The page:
The Chesterton High
School Speech and Debate team made this season a clean sweep after claiming
the Indiana High School Forensics Association’s Ralph Lawson trophy as the
top overall team at the State Speech Tournament. The team had previously won
the state debate title in February. The team amassed a tournament high 152
points to narrowly defeat Fisher’s High School (150 points) and defending
state champion Munster High School (148 points).
The narrow margin
of victory speaks volumes about the performance of Chesterton’s team.
Individuals qualify for the state tournament through the sectional
competition Đ the top six in each event advance to state. Chesterton’s
sectional is widely regarded as the most difficult in the state; this is due
in large part to the inclusion of both Chesterton and Munster in the same
section. Sixty-five schools out of the over 100 registered in the state were
able to qualify entries into the state tournament. At the tournament,
competitors accumulate one point when they reach top 24, (quarterfinals) and
score 3 points if they reach the top 12 (semifinals). Those that advance
into finals score points on an increasing scale based upon their final
placing. Chesterton had eleven non-advancing quarterfinals, eight
non-advancing semifinalists, twelve finalists, and four individual
The event of
impromptu started off a night of celebration for the team after they claimed
the top two spots in final round. Hayden Hodge, a senior, took the overall
title in the event that forces students to deliver a five-minute speech off
of only thirty seconds of preparation. Hodge was also the state runner-up in
United States extemporaneous speaking. Katelyn Balakir was the state
runner-up in the impromptu and Connor Wantuch was a semifinalist. The
performance in this event granted Chesterton 24 total sweepstakes points; a
significant margin considering that no other team scored more than 9 points
in this event. This was Chesterton’s second consecutive title in the event.
Senior Noelle Friel
was crowned the top Orator in the state; claiming the title after performing
her original oratory “One Story at a Time.” The subject of her ten-minute
speech is the damage that we do when we ‘build walls’ around ourselves.
Friel was also able to place fifth overall in the event of Programed Oral
Interpretation (POI). Teammate and fellow senior Natalie Beglin joined her
in the final claiming fifth place overall in Oratory and was a semifinalist
in POI. This is the team’s first state title in Oratory since 2010.
For the second year
in a row Hannah Geiss, a junior, proved herself as the best in the state in
the event of discussion. The event has students compete in roundtable
discussions in the form of a Socratic seminar. Throughout the tournament
students are expected to discuss a diverse set of issues including the arts,
science, mass media, philosophy, current events, and popular culture.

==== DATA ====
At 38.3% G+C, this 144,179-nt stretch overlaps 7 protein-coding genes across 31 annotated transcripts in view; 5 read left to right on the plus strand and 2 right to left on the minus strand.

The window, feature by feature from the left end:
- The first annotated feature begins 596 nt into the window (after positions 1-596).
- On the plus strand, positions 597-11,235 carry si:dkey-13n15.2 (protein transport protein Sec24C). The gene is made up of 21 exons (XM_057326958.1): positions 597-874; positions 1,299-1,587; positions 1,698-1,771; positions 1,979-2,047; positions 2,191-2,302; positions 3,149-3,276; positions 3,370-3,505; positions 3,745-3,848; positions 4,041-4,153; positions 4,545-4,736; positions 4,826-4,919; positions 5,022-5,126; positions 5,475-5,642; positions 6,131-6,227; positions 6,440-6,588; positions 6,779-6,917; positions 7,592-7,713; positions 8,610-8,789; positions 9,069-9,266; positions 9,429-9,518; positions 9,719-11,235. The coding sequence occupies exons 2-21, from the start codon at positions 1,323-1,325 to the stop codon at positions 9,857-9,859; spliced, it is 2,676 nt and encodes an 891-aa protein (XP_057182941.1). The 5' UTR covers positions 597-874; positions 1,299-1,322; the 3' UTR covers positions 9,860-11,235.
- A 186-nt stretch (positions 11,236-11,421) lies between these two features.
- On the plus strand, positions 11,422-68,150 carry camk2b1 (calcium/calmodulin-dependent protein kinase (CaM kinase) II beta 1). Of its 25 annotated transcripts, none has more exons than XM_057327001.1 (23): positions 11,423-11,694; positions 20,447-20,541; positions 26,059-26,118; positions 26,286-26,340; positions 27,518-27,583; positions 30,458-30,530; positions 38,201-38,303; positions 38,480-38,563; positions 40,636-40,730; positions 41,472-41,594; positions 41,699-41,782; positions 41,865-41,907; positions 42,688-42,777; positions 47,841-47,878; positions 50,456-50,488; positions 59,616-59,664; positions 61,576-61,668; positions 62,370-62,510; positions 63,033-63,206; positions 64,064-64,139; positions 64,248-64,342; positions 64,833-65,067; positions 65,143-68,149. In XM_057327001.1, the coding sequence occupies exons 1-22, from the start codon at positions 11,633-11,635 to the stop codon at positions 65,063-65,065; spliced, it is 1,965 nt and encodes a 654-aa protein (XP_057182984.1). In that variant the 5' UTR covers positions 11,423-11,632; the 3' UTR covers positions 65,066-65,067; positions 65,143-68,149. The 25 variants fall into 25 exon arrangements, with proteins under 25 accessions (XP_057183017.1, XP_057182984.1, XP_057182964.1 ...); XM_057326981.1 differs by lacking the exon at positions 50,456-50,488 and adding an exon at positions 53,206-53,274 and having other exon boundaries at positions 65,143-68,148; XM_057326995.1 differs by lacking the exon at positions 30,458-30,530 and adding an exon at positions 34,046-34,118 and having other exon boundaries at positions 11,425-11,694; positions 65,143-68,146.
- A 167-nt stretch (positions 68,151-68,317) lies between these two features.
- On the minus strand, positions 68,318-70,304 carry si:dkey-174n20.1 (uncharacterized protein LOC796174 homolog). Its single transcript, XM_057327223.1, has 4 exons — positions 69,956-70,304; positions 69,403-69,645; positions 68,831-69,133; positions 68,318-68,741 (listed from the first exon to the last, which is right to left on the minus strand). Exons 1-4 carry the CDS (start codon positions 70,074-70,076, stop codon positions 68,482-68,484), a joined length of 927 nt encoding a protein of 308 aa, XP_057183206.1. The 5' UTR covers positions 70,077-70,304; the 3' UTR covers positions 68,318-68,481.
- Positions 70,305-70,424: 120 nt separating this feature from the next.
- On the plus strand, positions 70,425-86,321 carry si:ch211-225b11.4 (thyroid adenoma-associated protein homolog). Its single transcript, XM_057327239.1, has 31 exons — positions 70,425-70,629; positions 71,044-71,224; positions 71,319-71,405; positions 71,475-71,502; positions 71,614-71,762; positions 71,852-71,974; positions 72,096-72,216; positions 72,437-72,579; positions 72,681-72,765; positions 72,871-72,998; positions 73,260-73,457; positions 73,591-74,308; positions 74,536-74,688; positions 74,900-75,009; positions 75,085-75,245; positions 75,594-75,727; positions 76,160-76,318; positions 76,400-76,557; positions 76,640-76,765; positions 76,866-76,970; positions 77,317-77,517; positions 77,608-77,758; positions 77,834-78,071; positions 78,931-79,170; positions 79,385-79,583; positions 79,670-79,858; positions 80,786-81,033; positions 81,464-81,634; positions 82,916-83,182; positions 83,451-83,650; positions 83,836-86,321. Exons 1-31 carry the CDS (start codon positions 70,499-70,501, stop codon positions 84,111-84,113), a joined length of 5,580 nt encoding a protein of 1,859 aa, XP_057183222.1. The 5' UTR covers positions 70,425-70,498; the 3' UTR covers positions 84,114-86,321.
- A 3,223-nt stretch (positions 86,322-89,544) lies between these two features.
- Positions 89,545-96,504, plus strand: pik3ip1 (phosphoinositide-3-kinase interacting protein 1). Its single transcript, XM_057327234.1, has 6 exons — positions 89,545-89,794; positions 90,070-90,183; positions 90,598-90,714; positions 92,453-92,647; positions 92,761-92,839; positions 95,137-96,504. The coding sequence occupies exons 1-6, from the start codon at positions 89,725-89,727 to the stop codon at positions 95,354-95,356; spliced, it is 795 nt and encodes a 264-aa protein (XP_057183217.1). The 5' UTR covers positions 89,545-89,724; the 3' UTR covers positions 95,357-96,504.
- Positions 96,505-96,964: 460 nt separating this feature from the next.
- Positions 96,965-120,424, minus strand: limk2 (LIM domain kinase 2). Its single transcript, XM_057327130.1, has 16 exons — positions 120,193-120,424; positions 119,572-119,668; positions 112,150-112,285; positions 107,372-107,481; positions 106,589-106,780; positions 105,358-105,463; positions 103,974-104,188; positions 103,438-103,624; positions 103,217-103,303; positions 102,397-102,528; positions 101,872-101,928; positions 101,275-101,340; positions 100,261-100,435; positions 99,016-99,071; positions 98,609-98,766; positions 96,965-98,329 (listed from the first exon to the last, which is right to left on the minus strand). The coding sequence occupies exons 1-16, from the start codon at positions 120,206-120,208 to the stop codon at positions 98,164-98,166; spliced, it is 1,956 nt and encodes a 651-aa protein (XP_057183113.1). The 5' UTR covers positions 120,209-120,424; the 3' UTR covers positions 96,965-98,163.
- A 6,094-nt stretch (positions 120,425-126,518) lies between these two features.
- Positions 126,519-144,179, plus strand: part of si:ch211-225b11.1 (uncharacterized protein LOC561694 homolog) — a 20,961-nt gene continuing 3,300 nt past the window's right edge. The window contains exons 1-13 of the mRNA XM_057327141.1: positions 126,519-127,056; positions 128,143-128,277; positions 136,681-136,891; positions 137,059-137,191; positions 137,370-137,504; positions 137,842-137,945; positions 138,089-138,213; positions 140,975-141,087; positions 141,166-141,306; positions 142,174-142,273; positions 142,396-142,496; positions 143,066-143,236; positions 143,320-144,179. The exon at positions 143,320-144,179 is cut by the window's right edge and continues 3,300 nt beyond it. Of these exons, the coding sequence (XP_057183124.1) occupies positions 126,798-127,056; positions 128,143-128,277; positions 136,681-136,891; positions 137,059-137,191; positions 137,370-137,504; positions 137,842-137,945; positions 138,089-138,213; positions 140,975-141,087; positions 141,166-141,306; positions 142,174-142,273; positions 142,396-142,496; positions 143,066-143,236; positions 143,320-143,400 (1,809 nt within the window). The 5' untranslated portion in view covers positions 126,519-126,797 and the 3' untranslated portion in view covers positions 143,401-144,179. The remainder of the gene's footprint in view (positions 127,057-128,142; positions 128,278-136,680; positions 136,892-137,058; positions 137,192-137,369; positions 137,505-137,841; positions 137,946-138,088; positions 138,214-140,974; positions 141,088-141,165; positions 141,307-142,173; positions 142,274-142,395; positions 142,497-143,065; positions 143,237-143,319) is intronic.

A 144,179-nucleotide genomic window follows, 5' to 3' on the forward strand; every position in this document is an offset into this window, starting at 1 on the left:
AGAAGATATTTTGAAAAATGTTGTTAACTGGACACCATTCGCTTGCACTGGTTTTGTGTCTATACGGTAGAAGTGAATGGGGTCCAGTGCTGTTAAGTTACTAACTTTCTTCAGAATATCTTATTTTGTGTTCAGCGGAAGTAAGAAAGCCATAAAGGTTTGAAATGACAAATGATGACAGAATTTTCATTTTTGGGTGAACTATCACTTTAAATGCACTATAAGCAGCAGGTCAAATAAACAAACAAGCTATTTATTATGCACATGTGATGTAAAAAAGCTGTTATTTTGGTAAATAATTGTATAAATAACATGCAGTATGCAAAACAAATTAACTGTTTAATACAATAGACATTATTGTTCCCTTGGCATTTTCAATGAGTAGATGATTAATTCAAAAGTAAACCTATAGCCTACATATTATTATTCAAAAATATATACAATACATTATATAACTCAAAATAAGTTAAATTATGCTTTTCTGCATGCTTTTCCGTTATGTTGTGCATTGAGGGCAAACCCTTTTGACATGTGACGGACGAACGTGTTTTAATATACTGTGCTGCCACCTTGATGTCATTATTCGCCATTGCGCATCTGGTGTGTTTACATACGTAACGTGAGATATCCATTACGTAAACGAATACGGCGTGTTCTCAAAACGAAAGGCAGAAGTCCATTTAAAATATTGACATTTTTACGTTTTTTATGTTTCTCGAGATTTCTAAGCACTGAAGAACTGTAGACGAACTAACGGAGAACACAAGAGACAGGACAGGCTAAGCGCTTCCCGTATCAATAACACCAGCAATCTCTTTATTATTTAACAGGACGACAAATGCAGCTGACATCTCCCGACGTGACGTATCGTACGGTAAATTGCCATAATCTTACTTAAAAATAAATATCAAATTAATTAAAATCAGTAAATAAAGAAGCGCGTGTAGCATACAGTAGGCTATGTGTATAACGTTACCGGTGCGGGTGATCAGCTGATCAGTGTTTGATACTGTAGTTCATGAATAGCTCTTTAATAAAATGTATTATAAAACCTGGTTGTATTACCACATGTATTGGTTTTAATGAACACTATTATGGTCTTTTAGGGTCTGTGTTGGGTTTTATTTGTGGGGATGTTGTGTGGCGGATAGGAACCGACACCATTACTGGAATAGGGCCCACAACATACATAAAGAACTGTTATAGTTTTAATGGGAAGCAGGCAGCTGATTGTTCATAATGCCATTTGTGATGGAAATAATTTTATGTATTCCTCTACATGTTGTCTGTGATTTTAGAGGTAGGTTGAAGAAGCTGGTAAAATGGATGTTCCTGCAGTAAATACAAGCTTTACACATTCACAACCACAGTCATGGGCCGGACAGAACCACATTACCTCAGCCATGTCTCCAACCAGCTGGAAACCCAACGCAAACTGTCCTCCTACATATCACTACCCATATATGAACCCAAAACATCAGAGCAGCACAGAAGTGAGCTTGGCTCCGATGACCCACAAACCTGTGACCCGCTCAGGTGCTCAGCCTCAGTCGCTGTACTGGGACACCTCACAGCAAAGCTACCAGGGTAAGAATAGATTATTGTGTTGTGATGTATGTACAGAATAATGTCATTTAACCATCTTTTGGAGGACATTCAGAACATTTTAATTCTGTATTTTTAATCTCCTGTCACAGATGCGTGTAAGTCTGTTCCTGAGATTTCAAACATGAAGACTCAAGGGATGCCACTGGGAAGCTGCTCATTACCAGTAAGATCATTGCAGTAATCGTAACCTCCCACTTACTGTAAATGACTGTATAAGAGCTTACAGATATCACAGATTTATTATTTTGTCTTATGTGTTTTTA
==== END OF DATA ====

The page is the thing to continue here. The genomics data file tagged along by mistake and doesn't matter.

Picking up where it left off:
title came from a pair of seniors Keerat Basra and Megan Bernth in the event
Original Performance (OP). Just like Original Oratory, this event shows off
student’s writing ability as the students write their own ten-minute play
and then perform it. Basra and Bernth’s performance, titled “Meera,” borrows
heavily from their friendship and families. Chesterton had last won OP in
its inaugural year in 2004. Sophomore Allen Smith was able to advance to
quarterfinals in OP, and Bernth was also a semifinalist in the event of
highest point total came from the event of Humorous Interpretation. Senior
Izzy Portugal and junior Josh Hogan both advanced and performed in the final
round, with Portugal placing third and Hogan coming in fourth overall.
Sophomore Allen Smith was able to advance to the semifinal round of humor
and junior Amber Johnson finished as a quarterfinalist in the event.
Josh Hogan also
made the final of Duo Interpretation with his partner Logan Summers. Their
interpretation and performance of ‘The Book of Mormon,’ earned them the
honor of third place in the state. Portugal and her partner senior Karly
Carden as well as the team of freshmen Anna Leady and AJ Stirling made it to
quarterfinals in Duo.
Senior Angel Smith
made it into state final round in the event of Poetry, placing third
overall. Smith was also in a semifinalist in POI. Junior Paige Donovan made
it to the semifinals of Dramatic Interpretation; while Carden and senior
James Van Drie finished as quarterfinalists. Van Drie was also a
semifinalist in Poetry.
Madi Ghoreshi made
it to semifinals in International Extemporaneous Speaking while Wantuch was
a quarterfinalist. Juniors Bryn Jackson and Natalia Wadowski both advanced
to the quarterfinals in Informative Speaking. Juniors Aaron Drew and Paul
Petro were quarterfinalists in Radio Broadcasting and senior Nate Scheerer
narrowly missed the quarterfinal and placed 28th overall. Similarly, Chloe
Thomas missed the quarterfinal cut by one spot; placing 25th overall in the
The honors didn’t
end with the team’s recognition, however. Program Director Chris Lowery was
recognized as the state’s Speech and Debate Educator of the Year by the
National Federation Interscholastic Speech and Debate Association. Principal
Jeff Van Drie was able to attend the award’s ceremony to see both the team
and Coach Lowery honored.
“I have had the
opportunity to be a part of so many state championships and it never gets
old. This is a very special group of young people who made up their minds
that this was their year and they made it happen. But it was an especially
rewarding year because two of our coaches, Eric Schaefer and Kayla Fleming,
were members of our last overall championship team in 2007. They and the
rest of the coaching staff worked with these incredible young people to
build a team that understands that work ethic and a positive attitude can
make you a winner,” said Coach Bob Kelly.
This is the team’s
24th state speech title. The team had last won the division title (AAA